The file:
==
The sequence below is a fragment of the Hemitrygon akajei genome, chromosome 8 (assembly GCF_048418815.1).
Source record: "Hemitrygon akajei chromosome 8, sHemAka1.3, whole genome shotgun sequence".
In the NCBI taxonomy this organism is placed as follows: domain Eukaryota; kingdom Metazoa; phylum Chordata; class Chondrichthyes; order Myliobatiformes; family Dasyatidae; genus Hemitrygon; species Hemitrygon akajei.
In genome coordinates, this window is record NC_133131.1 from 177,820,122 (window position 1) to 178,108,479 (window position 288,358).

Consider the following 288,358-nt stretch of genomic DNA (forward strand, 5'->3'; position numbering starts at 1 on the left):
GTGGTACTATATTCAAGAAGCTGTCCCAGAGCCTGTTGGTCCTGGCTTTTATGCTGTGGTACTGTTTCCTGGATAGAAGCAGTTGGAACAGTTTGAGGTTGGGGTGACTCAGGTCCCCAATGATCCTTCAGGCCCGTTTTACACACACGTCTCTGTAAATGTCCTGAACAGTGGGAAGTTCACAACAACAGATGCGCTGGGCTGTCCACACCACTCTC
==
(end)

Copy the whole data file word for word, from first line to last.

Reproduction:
The sequence below is a fragment of the Hemitrygon akajei genome, chromosome 8 (assembly GCF_048418815.1).
Source record: "Hemitrygon akajei chromosome 8, sHemAka1.3, whole genome shotgun sequence".
In the NCBI taxonomy this organism is placed as follows: domain Eukaryota; kingdom Metazoa; phylum Chordata; class Chondrichthyes; order Myliobatiformes; family Dasyatidae; genus Hemitrygon; species Hemitrygon akajei.
In genome coordinates, this window is record NC_133131.1 from 177,820,122 (window position 1) to 178,108,479 (window position 288,358).

Consider the following 288,358-nt stretch of genomic DNA (forward strand, 5'->3'; position numbering starts at 1 on the left):
GTGGTACTATATTCAAGAAGCTGTCCCAGAGCCTGTTGGTCCTGGCTTTTATGCTGTGGTACTGTTTCCTGGATAGAAGCAGTTGGAACAGTTTGAGGTTGGGGTGACTCAGGTCCCCAATGATCCTTCAGGCCCGTTTTACACACACGTCTCTGTAAATGTCCTGAACAGTGGGAAGTTCACAACAACAGATGCGCTGGGCTGTCCACACCACTCTC